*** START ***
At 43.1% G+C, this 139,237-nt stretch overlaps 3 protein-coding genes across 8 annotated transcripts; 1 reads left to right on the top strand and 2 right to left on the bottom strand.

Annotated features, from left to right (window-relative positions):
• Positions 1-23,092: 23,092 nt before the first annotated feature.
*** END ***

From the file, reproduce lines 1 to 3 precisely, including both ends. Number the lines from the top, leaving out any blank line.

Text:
At 43.1% G+C, this 139,237-nt stretch overlaps 3 protein-coding genes across 8 annotated transcripts; 1 reads left to right on the top strand and 2 right to left on the bottom strand.

Annotated features, from left to right (window-relative positions):
• Positions 1-23,092: 23,092 nt before the first annotated feature.